11. Duckworth W, Abraira C, Moritz T, Reda D, Emanuele N, Reaven PD, Zieve FJ, Marks J, Davis SN, Hayward R, Warren SR, Goldman S, McCarren M, Vitek ME, Henderson WG, Huang GD. VADT Investigators. Glucose control and vascular complications in veterans with type 2 diabetes. N Engl J Med 2009;360:129–139. 19092145.
12. Action to Control Cardiovascular Risk in Diabetes Study Group. Gerstein HC, Miller ME, Byington RP, Goff DC Jr, Bigger JT, Buse JB, Cushman WC, Genuth S, Ismail-Beigi F, Grimm RH Jr, Probstfield JL, Simons-Morton DG, Friedewald WT. Effects of intensive glucose lowering in type 2 diabetes. N Engl J Med 2008;358:2545–2559. 18539917.
13. Brunkhorst FM, Engel C, Bloos F, Meier-Hellmann A, Ragaller M, Weiler N, Moerer O, Gruendling M, Oppert M, Grond S, Olthoff D, Jaschinski U, John S, Rossaint R, Welte T, Schaefer M, Kern P, Kuhnt E, Kiehntopf M, Hartog C, Natanson C, Loeffler M, Reinhart K. German Competence Network Sepsis (SepNet). Intensive insulin therapy and pentastarch resuscitation in severe sepsis. N Engl J Med 2008;358:125–139. 18184958.
14. van den Berghe G, Wouters P, Weekers F, Verwaest C, Bruyninckx F, Schetz M, Vlasselaers D, Ferdinande P, Lauwers P, Bouillon R. Intensive insulin therapy in critically ill patients. N Engl J Med 2001;345:1359–1367. 11794168.
15. Van den Berghe G, Wilmer A, Hermans G, Meersseman W, Wouters PJ, Milants I, Van Wijngaerden E, Bobbaers H, Bouillon R. Intensive insulin therapy in the medical ICU. N Engl J Med 2006;354:449–461. 16452557.
16. NICE-SUGAR Study Investigators. Finfer S, Chittock DR, Su SY, Blair D, Foster D, Dhingra V, Bellomo R, Cook D, Dodek P, Henderson WR, Hébert PC, Heritier S, Heyland DK, McArthur C, McDonald E, Mitchell I, Myburgh JA, Norton R, Potter J, Robinson BG, Ronco JJ. Intensive versus conventional glucose control in critically ill patients. N Engl J Med 2009;360:1283–1297. 19318384.
17. Wiener RS, Wiener DC, Larson RJ. Benefits and risks of tight glucose control in critically ill adults: a meta-analysis. JAMA 2008;300:933–944. 18728267.
18. Langley J, Adams G. Insulin-based regimens decrease mortality rates in critically ill patients: a systematic review. Diabetes Metab Res Rev 2007;23:184–192. 17089369.
19. Kreutziger J, Wenzel V, Kurz A, Constantinescu MA. Admission blood glucose is an independent predictive factor for hospital mortality in polytraumatised patients. Intensive Care Med 2009;35:1234–1239. 19238355.
20. Appelboom G, Piazza MA, Hwang BY, Carpenter A, Bruce SS, Mayer S, Connolly ES Jr. Severity of intraventricular extension correlates with level of admission glucose after intracerebral hemorrhage. Stroke 2011;42:1883–1888. 21636822.
21. McCowen KC, Malhotra A, Bistrian BR. Stress-induced hyperglycemia. Crit Care Clin 2001;17:107–124. 11219223.
22. American Diabetes Association. Standards of medical care in diabetes: 2013. Diabetes Care 2013;36(Suppl 1):S11–S66. 23264422.
23. Wass CT, Lanier WL. Glucose modulation of ischemic brain injury: review and clinical recommendations. Mayo Clin Proc 1996;71:801–812. 8691903.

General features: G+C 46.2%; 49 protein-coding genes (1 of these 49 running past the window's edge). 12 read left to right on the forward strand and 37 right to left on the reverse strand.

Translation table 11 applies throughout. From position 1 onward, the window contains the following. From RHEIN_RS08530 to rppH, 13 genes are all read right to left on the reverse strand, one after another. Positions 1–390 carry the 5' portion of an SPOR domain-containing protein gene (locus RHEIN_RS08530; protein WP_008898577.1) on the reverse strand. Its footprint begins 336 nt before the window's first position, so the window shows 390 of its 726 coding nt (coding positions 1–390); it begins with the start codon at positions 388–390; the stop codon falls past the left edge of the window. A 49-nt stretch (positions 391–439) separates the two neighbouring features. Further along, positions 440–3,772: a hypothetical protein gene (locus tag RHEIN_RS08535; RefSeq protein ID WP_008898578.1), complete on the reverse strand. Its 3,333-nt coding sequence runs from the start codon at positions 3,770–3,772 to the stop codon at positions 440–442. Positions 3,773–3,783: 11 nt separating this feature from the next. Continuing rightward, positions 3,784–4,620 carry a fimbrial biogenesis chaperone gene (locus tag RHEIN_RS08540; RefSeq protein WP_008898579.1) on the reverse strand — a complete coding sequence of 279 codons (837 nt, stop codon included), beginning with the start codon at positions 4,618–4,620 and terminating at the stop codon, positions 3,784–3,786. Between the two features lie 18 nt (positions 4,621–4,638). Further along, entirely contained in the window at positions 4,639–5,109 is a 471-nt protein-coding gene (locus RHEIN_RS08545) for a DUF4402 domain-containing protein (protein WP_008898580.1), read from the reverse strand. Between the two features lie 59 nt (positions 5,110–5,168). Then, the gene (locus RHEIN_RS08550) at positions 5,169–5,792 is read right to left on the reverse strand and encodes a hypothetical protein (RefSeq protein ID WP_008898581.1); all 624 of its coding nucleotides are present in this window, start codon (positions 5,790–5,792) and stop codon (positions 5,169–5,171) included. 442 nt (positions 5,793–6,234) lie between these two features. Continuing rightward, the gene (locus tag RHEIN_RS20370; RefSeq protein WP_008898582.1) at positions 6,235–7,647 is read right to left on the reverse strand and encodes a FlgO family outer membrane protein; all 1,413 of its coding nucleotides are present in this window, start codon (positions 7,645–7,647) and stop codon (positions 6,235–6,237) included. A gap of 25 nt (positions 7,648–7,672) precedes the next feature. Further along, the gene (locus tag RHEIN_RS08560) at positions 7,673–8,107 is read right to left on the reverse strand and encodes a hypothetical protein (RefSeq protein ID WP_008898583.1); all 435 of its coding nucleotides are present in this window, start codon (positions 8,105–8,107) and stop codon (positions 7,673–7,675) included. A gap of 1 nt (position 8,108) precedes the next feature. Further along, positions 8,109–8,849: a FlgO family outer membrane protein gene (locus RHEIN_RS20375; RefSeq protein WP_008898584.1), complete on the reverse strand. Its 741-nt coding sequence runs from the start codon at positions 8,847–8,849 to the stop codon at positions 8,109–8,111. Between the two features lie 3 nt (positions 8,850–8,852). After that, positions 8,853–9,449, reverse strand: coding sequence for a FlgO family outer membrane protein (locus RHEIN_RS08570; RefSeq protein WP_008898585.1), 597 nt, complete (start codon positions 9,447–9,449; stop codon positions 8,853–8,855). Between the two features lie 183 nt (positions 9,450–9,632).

24. Moghissi ES, Korytkowski MT, DiNardo M, Einhorn D, Hellman R, Hirsch IB, Inzucchi SE, Ismail-Beigi F, Kirkman MS, Umpierrez GE. American Association of Clinical Endocrinologists; American Diabetes Association. American Association of Clinical Endocrinologists and American Diabetes Association consensus statement on inpatient glycemic control. Endocr Pract 2009;15:353–369. 19454396.
25. American Diabetes Association. Standards of medical care in diabetes: 2012. Diabetes Care 2012;35(Suppl 1):S11–S63. 22187469.
26. Lepper PM, Ott S, Nuesch E, von Eynatten M, Schumann C, Pletz MW, Mealing NM, Welte T, Bauer TT, Suttorp N, Juni P, Bals R, Rohde G. German Community Acquired Pneumonia Competence Network. Serum glucose levels for predicting death in patients admitted to hospital for community acquired pneumonia: prospective cohort study. BMJ 2012;344:e3397. 22645184.
27. Klein GW, Hojsak JM, Schmeidler J, Rapaport R. Hyperglycemia and outcome in the pediatric intensive care unit. J Pediatr 2008;153:379–384. 18534209.
28. Naber CK, Mehta RH, Junger C, Zeymer U, Wienbergen H, Sabin GV, Erbel R, Senges J, Gitt A. Impact of admission blood glucose on outcomes of nondiabetic patients with acute ST-elevation myocardial infarction (from the German Acute Coronary Syndromes [ACOS] Registry). Am J Cardiol 2009;103:583–587. 19231316.
29. Bejot Y, Aboa-Eboule C, Hervieu M, Jacquin A, Osseby GV, Rouaud O, Giroud M. The deleterious effect of admission hyperglycemia on survival and functional outcome in patients with intracerebral hemorrhage. Stroke 2012;43:243–245. 21940959.
30. Bagshaw SM, Bellomo R, Jacka MJ, Egi M, Hart GK, George C. ANZICS CORE Management Committee. The impact of early hypoglycemia and blood glucose variability on outcome in critical illness. Crit Care 2009;13:R91. 19534781.

Article information Continued

Fig. 1

(A-C) Relationship between blood glucose levels and mortality rate in each subjects group (P<0.05 for trend). aP<0.05.

Fig. 2

Kaplan-Meier survival analysis between each blood glucose groups. ICU, intensive care unit.

Table 1

Clinical characteristics of study subjects

Table 1

Values are presented as number (%) or mean±standard deviation.

DM, diabetes mellitus; BMI, body mass index; OHA, oral hypoglycemic agent; BUN, blood urea nitrogen; AST, aspartate aminotransferase; ALT, alanine aminotransferase; GI, gastrointestinal; ICU, intensive care unit.

aP<0.05 between diabetic and nondiabetic groups, bUse during ICU stay.